Book Plunge Part 3: Three Views on Creation and Evolution

What do I think of Howard Van Till’s view? Let’s plunge into the Deeper Waters and find out.

This chapter is easily the longest one in the book, and that’s understandable. Van Till is taking on a position that is seen as a negative in much of the Christian community. There are too many times when a Christian says that they are open to evolution and immediately the hounds of heresy come out ready to devour.

So let’s get some positives.

First off, I fully agree with this aspect of Van Till’s essay. We don’t need to make it the point to anyone that they have to choose either evolution or Christianity. That does harm both ways. An atheist who is convinced by science, rightly or wrongly, that evolution is true, but is told he has to abandon that to become a Christian is not going to be able to easily do this.

For the Christian, if they see evidence that convinces them that evolution is true, rightly or wrongly, they could be ready then to abandon Christianity. This is especially so if we don’t give them reasons for thinking Christianity is true other than their emotional feelings. Now add in also that for young people in college, they could be more easily tempted to give in to strong sexual desire and have more emphasis to abandon Christianity.

The focus of Christianity is not creation. It is Jesus. I would rather have someone have the wrong view of creation and the right view of Jesus, rather than have the right view of creation, such as a Jewish person who treats the Old Testament like Scripture, and is wrong on Jesus.

Second, I appreciate his points on supposed gaps that we sometimes seem to want to see in evangelicalism. We often give the impression that the more questions science answers, the more God is out of a job, but what a poor view of God for both the Christian and the atheist. A God who is just a stopgap? Both the atheist and Christian have poor theology and yes, every atheist has a theology. They have a doctrine of the deity or deities they don’t believe.

Van Till says that a universe that has all of this seamlessness needs its own explanation. Something I notice in the book is I can’t remember one time Aquinas is cited. For Aquinas, the idea of sustaining of the universe would be essential to him. The existence of God is shown by something as simple as change in the universe.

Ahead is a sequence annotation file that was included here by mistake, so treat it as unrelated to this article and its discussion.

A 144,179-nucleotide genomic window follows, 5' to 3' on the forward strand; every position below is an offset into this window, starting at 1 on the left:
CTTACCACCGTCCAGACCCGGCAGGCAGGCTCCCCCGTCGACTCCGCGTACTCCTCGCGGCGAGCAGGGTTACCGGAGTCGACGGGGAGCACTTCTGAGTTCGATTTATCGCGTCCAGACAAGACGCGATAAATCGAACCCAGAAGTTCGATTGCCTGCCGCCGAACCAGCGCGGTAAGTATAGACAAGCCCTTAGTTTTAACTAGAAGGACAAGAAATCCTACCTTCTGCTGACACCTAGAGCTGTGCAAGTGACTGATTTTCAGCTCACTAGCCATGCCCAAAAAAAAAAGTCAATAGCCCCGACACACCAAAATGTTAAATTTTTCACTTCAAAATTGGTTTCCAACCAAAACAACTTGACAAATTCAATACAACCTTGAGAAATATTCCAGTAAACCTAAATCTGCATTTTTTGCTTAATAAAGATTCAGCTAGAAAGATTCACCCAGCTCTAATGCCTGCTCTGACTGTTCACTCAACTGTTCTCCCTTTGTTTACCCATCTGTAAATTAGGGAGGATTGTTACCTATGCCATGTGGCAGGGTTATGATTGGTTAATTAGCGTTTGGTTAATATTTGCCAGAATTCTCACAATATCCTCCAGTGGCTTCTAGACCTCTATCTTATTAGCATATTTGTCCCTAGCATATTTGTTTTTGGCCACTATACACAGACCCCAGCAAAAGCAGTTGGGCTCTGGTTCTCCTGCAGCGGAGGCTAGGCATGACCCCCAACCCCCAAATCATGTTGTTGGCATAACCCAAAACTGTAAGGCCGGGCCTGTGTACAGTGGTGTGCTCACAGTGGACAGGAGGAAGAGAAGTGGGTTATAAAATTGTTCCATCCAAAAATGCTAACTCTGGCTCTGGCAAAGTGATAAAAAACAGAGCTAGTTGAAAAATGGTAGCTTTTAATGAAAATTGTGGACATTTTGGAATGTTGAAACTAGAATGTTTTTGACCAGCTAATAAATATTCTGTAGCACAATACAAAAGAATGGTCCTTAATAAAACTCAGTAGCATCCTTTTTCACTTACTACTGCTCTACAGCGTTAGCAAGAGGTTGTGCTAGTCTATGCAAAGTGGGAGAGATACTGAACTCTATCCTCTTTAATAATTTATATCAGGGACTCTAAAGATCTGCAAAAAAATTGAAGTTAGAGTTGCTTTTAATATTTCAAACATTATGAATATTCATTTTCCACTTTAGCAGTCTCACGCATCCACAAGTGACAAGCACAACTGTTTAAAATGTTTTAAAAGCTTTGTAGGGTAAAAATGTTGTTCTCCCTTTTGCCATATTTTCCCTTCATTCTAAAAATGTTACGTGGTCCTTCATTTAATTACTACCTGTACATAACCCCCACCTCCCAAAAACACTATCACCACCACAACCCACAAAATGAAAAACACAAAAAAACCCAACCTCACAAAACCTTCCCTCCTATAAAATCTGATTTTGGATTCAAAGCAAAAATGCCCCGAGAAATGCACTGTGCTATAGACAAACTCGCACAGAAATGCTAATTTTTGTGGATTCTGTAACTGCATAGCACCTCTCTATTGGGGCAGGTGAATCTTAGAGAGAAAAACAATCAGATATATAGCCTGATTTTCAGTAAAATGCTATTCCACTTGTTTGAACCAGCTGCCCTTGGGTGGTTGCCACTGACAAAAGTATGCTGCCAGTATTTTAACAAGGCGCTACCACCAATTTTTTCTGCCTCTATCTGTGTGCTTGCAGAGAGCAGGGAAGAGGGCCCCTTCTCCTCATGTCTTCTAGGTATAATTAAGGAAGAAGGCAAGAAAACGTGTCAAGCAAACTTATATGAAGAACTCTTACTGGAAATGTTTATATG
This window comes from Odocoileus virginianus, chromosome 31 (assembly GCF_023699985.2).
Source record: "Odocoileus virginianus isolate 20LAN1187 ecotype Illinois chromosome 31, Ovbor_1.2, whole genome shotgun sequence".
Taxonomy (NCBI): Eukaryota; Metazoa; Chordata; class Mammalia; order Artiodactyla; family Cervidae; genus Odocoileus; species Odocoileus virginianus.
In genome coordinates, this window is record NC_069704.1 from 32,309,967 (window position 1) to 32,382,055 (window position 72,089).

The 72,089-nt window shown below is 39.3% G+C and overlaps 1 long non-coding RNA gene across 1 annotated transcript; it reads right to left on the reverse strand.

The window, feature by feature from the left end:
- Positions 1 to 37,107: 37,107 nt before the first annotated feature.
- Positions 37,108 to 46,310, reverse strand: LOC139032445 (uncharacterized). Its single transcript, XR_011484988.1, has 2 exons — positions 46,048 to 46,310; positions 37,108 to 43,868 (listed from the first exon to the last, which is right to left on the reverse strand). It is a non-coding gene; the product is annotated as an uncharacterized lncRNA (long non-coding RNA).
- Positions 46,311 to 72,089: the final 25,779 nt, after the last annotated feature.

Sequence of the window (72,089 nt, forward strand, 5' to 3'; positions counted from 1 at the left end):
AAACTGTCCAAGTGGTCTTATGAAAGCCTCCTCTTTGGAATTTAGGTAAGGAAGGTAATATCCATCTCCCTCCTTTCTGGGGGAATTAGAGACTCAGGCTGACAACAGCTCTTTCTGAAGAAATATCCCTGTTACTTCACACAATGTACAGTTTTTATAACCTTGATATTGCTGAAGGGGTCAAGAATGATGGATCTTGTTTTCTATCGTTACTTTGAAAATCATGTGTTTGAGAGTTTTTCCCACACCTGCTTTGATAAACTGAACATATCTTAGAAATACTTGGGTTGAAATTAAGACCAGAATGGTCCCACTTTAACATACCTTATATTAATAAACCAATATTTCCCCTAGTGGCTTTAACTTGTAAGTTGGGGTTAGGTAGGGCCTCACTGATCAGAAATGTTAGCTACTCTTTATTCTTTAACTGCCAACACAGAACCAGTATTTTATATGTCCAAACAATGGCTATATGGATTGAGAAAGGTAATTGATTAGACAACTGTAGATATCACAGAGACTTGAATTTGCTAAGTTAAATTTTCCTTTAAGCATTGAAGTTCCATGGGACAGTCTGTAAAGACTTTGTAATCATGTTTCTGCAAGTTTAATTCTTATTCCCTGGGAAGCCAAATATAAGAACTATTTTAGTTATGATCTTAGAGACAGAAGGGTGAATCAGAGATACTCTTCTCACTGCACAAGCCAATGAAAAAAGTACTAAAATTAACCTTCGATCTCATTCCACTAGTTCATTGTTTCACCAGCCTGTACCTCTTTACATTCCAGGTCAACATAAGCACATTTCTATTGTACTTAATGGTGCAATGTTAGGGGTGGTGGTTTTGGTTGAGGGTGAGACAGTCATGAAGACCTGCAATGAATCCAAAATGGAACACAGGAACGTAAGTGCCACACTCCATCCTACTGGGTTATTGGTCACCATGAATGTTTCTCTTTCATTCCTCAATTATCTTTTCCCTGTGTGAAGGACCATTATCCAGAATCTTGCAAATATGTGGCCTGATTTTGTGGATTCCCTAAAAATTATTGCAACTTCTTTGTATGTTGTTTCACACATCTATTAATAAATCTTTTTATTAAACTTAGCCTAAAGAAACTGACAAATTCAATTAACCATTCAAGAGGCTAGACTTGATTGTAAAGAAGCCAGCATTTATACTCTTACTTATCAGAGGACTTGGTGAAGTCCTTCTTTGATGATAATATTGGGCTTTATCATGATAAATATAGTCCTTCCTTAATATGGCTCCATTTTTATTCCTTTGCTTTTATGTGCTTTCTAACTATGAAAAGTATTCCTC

I also appreciate that Van Till did spend some time in Genesis. I think he spent more than the others, but again, I wish he had spent a lot more. He did stress the importance of taking the text seriously.

Some negatives here?

I would have liked to have seen more of the evidence of evolution that he finds convincing, rightly or wrongly again. I do grant though that for those of us who are not scientifically minded, this could be difficult. We more often just hear that the majority, even Christian biologists, accept evolution, and this could be true, but I want to know why they do.

Second, I want to know how prayer works in his world. Van Till believes in miracles, but he doesn’t seem to explain them. What are we wanting God to do? Van Till can sometimes make God be too transcendent just as his opponents can overemphasize immanence.

Third, I would like to have had something explained about the soul in creation. How does man get one? Now it could be that Van Till holds to anthropological monism. Okay. Say that then. If he doesn’t, then explain what does happen.

Overall though, I think Christians need to listen to this position and don’t have the hounds of heresy come out. Making a war of science and religion only hurts both sides. These need to be viewed as allies and not as enemies and anyone who says they are enemies is doing a disservice to both. I am sure that is not the intention of many, but that is often the effect.

Next time, I plan to give some concluding thoughts.

In Christ,
Nick Peters
(And I affirm the virgin birth)

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